7. Begonias

Begonias are very sensitive to frost and cold temperatures, so you should bring them indoors well before the first frost. You should store begonias indoors once they hit their dormancy stage. At this point, their leaves will turn yellow and fall off. You can place the plants in shallow trays or containers. If you have outdoor potted begonias, you can simply bring the pots indoors and keep them in a bright location.

Tips for Bringing Plants Inside in the Winter

Tips for Bringing Plants Inside in the Winter

Some plants are more durable than others, but you should always be careful when transferring plants to a new environment. A sudden change in conditions can be shocking to a plant, so you should take great care when bringing your outdoor plants in. Here are some tips for successfully transitioning your plants to an indoor environment:

1. Bring Them in Gradually

If possible, you should gradually transition your plants to the indoors. This requires some careful planning and preparation, so it’s best to start the process early. Before you bring them inside, place them in a shaded outdoor area for a couple weeks so they can get used to lower levels of light. Then, start bringing the plants in overnight and taking them back outside during the day. After a week or two, you can bring them inside permanently. This gradual transition will greatly reduce the risk of shock.

2. Trim and Rinse

Refreshing and cleaning up your plants before bringing them indoors is a great way to keep them in good shape for the winter. Trim away any dead or unhealthy leaves and branches, and gently rinse the leaves to remove dirt and dust. This is also a good opportunity to give the plants a thorough watering before you bring them inside.

3. Check for Pests

Aphids, spider mites, and other pests can quickly destroy your plants. Outdoor plants are much more vulnerable to pests than indoor plants, so you should check your plants carefully before bringing them indoors. Be sure to inspect the stems and undersides of the leaves for signs of pests. If you do see any bugs, use an insecticidal spray to get rid of them.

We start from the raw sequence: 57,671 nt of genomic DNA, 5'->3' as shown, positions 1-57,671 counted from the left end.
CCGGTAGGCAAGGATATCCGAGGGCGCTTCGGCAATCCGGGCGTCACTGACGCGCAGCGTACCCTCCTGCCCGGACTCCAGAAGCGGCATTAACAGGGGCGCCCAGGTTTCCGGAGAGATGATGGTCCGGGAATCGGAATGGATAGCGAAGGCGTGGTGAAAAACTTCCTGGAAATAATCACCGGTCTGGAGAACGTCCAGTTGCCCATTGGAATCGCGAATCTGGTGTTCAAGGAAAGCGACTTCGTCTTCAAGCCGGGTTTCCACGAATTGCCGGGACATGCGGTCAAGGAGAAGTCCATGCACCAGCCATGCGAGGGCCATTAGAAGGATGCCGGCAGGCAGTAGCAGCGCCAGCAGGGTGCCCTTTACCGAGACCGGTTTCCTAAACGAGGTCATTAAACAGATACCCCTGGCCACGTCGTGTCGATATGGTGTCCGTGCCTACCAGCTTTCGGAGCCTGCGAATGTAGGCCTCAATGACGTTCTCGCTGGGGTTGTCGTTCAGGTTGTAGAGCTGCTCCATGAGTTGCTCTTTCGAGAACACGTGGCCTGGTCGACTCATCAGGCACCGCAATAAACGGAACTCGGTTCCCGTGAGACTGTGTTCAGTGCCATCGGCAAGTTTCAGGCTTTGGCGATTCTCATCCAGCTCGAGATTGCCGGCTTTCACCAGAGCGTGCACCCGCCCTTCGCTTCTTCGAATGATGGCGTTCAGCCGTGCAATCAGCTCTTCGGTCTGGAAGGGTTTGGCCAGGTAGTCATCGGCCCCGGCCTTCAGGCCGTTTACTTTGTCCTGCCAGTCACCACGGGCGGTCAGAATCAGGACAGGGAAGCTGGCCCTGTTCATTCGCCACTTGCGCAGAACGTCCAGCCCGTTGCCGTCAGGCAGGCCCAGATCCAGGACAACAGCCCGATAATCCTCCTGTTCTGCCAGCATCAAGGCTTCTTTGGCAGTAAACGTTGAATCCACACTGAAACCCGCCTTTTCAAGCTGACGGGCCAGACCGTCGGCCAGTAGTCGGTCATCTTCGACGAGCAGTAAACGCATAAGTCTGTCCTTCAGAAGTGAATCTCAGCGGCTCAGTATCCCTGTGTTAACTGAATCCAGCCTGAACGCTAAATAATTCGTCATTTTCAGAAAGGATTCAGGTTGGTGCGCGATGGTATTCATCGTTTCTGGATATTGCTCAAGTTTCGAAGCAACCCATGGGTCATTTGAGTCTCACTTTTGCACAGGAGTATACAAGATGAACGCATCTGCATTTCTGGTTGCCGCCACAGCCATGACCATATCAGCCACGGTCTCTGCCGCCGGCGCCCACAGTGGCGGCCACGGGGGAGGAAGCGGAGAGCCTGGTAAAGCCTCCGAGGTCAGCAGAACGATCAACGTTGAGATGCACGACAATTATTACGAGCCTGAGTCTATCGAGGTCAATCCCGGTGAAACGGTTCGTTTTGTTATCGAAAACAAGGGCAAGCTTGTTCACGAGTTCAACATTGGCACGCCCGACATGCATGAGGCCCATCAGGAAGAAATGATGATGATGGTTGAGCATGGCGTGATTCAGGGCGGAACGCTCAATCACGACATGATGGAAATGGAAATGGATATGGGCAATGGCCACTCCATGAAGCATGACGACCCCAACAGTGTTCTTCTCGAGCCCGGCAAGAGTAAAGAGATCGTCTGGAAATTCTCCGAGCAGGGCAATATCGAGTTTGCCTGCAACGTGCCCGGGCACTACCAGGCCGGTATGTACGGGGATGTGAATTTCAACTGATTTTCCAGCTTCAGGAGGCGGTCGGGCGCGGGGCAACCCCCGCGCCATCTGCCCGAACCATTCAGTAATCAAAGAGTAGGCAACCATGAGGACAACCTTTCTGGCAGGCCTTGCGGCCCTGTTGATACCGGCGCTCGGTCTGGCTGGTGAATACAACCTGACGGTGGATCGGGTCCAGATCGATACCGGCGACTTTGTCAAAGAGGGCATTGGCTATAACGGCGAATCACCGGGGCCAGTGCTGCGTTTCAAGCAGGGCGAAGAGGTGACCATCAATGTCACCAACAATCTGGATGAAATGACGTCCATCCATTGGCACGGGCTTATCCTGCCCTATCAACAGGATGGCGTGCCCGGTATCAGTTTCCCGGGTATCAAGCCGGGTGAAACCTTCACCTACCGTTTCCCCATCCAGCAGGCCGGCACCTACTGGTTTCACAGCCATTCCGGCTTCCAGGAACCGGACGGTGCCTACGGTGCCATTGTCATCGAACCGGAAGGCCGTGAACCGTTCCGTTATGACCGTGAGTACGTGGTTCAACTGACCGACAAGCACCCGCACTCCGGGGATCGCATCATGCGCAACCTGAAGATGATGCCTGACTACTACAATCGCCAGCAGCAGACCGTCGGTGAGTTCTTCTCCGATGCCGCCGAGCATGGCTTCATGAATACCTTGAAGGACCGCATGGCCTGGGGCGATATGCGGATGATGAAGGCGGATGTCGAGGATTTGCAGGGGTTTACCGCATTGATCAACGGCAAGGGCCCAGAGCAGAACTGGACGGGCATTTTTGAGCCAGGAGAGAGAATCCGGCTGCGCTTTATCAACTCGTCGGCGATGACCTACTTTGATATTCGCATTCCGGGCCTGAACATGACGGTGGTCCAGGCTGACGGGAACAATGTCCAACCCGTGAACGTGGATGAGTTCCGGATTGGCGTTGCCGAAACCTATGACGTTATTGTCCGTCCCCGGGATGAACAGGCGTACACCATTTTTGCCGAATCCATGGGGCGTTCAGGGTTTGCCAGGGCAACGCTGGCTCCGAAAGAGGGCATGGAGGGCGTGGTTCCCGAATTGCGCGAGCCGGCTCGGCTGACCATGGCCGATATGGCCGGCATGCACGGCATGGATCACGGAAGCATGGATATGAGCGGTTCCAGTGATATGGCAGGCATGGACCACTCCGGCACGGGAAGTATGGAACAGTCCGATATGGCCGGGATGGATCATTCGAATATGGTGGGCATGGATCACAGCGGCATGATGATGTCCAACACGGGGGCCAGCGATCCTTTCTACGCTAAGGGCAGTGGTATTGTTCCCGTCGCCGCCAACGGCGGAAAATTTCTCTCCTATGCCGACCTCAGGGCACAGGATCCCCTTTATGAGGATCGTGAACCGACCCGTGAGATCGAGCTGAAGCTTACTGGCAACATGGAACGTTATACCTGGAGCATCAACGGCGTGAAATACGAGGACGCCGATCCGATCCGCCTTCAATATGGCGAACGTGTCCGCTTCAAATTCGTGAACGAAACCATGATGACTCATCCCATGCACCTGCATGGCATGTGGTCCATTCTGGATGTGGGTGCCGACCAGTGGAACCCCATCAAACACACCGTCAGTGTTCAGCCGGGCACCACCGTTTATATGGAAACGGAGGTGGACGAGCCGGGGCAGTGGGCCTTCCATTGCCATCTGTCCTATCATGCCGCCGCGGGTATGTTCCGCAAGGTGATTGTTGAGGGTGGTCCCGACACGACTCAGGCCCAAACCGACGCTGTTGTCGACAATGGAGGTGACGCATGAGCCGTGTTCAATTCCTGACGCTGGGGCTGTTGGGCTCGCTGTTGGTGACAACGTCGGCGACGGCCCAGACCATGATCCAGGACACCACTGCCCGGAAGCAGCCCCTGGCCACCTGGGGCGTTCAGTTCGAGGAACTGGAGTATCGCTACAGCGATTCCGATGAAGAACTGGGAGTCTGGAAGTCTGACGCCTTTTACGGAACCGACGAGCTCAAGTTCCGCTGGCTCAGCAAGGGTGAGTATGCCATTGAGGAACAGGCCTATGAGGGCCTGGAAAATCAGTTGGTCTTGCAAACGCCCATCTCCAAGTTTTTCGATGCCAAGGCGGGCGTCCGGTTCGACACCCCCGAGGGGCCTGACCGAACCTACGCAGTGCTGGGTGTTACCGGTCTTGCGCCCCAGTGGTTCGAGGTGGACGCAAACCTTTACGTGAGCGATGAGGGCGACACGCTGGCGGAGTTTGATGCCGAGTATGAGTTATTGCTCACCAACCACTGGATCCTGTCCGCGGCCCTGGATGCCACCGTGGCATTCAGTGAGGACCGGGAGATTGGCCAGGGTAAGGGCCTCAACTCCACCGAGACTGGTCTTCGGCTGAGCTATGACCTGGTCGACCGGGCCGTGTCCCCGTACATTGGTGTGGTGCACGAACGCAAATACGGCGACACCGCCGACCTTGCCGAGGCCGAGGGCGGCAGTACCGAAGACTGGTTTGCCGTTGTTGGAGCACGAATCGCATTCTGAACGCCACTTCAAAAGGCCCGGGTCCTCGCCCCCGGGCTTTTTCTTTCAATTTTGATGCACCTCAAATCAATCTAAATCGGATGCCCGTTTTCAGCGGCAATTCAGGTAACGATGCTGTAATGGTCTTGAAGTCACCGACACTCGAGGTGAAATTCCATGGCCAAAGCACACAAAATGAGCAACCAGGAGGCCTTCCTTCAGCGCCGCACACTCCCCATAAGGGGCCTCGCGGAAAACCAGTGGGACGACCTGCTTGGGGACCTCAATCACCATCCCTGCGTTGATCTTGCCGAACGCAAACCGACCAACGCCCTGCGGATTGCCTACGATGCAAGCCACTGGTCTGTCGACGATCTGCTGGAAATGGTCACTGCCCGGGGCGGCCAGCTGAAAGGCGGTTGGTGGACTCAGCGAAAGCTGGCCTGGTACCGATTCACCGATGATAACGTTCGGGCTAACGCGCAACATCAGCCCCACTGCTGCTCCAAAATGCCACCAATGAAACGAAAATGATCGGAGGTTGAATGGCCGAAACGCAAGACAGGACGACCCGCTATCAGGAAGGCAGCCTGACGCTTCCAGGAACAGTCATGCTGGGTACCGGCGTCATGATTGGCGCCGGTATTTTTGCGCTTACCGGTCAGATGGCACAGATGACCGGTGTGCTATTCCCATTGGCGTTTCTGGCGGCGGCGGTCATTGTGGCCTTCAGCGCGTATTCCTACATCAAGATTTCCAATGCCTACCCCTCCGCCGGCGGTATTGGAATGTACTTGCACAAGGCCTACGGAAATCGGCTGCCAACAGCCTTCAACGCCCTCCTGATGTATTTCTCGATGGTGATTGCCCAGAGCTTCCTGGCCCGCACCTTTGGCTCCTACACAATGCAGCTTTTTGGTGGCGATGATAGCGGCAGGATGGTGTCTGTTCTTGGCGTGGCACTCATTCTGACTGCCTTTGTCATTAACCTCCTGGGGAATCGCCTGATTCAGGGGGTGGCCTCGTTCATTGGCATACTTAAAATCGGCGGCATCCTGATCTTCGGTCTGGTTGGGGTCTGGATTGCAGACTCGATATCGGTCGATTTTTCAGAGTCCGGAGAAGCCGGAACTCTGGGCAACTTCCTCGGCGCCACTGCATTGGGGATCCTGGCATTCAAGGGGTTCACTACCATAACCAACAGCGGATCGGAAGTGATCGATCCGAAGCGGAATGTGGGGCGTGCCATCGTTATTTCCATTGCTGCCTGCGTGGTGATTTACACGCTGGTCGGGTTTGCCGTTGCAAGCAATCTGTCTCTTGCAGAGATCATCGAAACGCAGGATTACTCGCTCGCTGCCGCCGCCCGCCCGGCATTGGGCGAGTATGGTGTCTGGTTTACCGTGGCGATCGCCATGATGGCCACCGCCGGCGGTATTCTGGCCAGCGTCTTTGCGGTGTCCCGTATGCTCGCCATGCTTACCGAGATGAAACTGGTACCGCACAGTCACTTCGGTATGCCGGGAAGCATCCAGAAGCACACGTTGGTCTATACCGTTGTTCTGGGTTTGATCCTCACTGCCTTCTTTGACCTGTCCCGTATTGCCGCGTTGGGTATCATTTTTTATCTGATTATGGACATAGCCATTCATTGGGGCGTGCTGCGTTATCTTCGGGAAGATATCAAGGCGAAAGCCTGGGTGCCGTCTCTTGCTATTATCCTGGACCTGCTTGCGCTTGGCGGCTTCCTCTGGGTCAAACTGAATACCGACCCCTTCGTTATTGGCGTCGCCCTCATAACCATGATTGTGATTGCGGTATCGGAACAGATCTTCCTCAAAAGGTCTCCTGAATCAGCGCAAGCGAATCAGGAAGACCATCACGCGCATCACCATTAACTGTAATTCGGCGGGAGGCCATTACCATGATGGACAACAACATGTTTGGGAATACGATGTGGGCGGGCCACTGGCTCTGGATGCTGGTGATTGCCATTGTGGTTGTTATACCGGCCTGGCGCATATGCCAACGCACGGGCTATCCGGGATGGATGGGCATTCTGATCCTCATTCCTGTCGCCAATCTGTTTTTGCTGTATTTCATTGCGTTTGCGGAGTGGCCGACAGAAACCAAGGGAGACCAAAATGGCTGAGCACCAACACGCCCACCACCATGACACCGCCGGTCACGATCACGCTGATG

4. Refresh the Soil

Refreshing the soil will help keep your plants healthy through the winter. If a plant is starting to outgrow its pot, now is a good time to repot it and replace the soil. If you’re keeping the plant in the same pot, you can top it off with fresh, nutrient-rich soil.

5. Choose the Location Carefully

Not all locations in your home are equal when it comes to plants. Some plants need bright and direct sunlight, and others thrive in lower lighting conditions. Most need consistent air circulation or they’ll develop fungus and rot. Plants generally prefer higher humidity, too, which can be challenging because indoor air tends to be very dry in the winter. Think carefully about which areas of your home will be most supportive for your plants. If necessary, consider using a fan or a humidifier to improve the indoor conditions.

You don’t have to sacrifice your plants every winter. Instead, care for them indoors until the weather warms up again. Although not every plant can successfully be brought inside, many can and should. If you ensure that the indoor environment is safe and healthy for each of your plants, you can keep them in great condition throughout the winter.